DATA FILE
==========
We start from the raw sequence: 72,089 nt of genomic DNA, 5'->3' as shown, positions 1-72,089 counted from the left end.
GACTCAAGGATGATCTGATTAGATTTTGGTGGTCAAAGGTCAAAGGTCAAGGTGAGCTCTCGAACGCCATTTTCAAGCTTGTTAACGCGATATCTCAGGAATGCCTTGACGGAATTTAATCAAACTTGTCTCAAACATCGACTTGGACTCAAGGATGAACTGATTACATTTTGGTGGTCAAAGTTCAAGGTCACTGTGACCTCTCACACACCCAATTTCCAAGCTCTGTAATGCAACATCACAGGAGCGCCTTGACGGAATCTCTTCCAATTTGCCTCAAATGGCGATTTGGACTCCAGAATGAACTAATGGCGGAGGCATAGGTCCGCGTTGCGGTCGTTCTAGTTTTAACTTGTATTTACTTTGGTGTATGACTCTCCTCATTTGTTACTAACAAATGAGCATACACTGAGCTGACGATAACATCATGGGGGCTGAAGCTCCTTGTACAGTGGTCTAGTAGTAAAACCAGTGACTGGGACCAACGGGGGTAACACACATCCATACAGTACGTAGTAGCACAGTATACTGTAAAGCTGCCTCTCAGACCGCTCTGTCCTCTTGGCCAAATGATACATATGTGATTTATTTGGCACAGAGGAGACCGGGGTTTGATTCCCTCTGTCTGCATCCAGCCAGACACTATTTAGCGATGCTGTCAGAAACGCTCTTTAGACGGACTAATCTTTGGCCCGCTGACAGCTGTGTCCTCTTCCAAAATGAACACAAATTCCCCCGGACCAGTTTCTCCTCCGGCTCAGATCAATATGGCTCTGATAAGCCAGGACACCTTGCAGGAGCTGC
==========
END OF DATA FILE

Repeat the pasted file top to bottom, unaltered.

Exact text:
We start from the raw sequence: 72,089 nt of genomic DNA, 5'->3' as shown, positions 1-72,089 counted from the left end.
GACTCAAGGATGATCTGATTAGATTTTGGTGGTCAAAGGTCAAAGGTCAAGGTGAGCTCTCGAACGCCATTTTCAAGCTTGTTAACGCGATATCTCAGGAATGCCTTGACGGAATTTAATCAAACTTGTCTCAAACATCGACTTGGACTCAAGGATGAACTGATTACATTTTGGTGGTCAAAGTTCAAGGTCACTGTGACCTCTCACACACCCAATTTCCAAGCTCTGTAATGCAACATCACAGGAGCGCCTTGACGGAATCTCTTCCAATTTGCCTCAAATGGCGATTTGGACTCCAGAATGAACTAATGGCGGAGGCATAGGTCCGCGTTGCGGTCGTTCTAGTTTTAACTTGTATTTACTTTGGTGTATGACTCTCCTCATTTGTTACTAACAAATGAGCATACACTGAGCTGACGATAACATCATGGGGGCTGAAGCTCCTTGTACAGTGGTCTAGTAGTAAAACCAGTGACTGGGACCAACGGGGGTAACACACATCCATACAGTACGTAGTAGCACAGTATACTGTAAAGCTGCCTCTCAGACCGCTCTGTCCTCTTGGCCAAATGATACATATGTGATTTATTTGGCACAGAGGAGACCGGGGTTTGATTCCCTCTGTCTGCATCCAGCCAGACACTATTTAGCGATGCTGTCAGAAACGCTCTTTAGACGGACTAATCTTTGGCCCGCTGACAGCTGTGTCCTCTTCCAAAATGAACACAAATTCCCCCGGACCAGTTTCTCCTCCGGCTCAGATCAATATGGCTCTGATAAGCCAGGACACCTTGCAGGAGCTGC